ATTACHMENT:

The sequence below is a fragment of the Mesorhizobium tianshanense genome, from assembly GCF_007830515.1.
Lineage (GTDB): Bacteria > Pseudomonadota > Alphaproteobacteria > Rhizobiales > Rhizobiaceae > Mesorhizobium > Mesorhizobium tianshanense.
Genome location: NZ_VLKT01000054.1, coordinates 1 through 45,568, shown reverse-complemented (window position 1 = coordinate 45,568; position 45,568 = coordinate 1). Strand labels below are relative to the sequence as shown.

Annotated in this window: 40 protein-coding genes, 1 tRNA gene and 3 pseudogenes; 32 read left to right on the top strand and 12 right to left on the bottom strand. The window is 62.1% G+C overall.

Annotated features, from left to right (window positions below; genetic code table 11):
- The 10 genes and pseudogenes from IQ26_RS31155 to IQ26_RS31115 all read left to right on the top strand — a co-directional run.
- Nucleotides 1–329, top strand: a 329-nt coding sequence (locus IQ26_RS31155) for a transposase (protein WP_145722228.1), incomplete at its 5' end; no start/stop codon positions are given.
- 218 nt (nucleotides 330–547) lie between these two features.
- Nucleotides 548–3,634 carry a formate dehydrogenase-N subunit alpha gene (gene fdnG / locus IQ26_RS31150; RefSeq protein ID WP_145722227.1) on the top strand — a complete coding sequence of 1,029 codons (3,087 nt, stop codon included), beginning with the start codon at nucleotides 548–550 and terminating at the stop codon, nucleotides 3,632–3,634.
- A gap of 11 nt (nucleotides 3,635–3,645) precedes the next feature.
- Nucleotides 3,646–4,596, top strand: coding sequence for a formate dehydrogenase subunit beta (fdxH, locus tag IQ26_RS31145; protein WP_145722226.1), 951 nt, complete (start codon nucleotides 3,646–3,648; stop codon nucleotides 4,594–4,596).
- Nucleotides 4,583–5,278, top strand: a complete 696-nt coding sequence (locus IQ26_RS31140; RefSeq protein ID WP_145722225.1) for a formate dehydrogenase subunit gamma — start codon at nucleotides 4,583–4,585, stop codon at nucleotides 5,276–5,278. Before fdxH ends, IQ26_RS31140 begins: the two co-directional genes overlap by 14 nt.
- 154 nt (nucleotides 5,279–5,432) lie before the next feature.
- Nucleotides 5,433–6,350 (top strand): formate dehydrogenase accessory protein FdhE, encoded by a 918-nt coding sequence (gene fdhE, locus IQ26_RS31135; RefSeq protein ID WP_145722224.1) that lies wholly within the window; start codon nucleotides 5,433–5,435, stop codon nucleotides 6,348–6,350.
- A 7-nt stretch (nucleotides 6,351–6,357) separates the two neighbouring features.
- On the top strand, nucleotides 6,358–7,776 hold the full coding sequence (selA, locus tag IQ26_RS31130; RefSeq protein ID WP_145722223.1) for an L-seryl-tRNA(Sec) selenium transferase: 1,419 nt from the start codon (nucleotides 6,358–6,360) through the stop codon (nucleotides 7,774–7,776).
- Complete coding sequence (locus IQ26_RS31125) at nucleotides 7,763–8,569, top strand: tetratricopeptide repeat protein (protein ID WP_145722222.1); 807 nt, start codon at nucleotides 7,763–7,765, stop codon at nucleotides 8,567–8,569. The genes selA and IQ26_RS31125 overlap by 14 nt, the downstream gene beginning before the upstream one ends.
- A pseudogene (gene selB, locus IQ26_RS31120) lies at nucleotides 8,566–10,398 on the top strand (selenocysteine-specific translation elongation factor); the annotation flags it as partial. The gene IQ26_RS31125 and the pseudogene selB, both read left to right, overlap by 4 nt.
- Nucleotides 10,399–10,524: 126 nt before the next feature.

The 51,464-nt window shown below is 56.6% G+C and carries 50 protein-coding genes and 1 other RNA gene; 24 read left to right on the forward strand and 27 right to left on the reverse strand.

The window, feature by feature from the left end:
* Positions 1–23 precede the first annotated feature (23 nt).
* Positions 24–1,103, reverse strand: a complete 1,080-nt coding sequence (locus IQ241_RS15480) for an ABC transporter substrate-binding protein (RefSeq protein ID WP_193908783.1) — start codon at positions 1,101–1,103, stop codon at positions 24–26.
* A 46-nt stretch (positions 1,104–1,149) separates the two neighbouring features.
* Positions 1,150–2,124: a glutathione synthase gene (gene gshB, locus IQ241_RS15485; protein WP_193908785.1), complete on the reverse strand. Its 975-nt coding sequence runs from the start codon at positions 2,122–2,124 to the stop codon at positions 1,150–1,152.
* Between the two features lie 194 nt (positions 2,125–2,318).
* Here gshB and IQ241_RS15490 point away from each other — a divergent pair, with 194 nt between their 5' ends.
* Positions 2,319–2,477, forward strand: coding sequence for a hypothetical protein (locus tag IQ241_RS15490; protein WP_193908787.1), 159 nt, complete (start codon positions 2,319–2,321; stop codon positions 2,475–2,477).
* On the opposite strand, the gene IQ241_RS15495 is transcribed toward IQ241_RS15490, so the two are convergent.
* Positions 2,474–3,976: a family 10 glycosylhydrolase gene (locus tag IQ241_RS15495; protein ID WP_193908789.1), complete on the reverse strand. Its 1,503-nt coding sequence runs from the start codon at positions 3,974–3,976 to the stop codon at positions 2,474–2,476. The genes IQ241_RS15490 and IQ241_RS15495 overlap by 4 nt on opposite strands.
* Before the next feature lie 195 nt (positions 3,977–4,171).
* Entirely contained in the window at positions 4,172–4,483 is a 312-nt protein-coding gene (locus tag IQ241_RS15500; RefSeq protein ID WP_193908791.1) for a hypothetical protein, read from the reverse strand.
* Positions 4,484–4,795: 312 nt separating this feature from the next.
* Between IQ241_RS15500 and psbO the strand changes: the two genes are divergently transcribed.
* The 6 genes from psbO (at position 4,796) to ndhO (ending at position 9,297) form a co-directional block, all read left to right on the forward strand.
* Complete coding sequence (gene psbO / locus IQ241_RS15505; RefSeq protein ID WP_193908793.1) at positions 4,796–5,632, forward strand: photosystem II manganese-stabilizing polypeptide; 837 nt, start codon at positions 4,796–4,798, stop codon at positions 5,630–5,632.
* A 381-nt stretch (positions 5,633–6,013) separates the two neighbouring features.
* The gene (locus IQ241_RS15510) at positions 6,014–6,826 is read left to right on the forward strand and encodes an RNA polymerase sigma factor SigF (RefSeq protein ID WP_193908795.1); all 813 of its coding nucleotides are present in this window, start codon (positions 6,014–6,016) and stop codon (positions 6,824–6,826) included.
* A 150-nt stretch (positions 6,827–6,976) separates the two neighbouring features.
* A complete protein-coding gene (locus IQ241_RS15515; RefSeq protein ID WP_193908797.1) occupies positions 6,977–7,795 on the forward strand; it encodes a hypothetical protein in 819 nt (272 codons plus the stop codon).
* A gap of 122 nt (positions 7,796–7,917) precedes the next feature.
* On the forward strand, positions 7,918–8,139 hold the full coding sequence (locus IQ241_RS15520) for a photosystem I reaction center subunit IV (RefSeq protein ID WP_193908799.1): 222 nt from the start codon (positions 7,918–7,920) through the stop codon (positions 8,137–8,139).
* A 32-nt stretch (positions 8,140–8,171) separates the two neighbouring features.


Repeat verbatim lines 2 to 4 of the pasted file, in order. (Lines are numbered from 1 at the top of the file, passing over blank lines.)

Lineage (GTDB): Bacteria > Pseudomonadota > Alphaproteobacteria > Rhizobiales > Rhizobiaceae > Mesorhizobium > Mesorhizobium tianshanense.
Genome location: NZ_VLKT01000054.1, coordinates 1 through 45,568, shown reverse-complemented (window position 1 = coordinate 45,568; position 45,568 = coordinate 1). Strand labels below are relative to the sequence as shown.

Annotated in this window: 40 protein-coding genes, 1 tRNA gene and 3 pseudogenes; 32 read left to right on the top strand and 12 right to left on the bottom strand. The window is 62.1% G+C overall.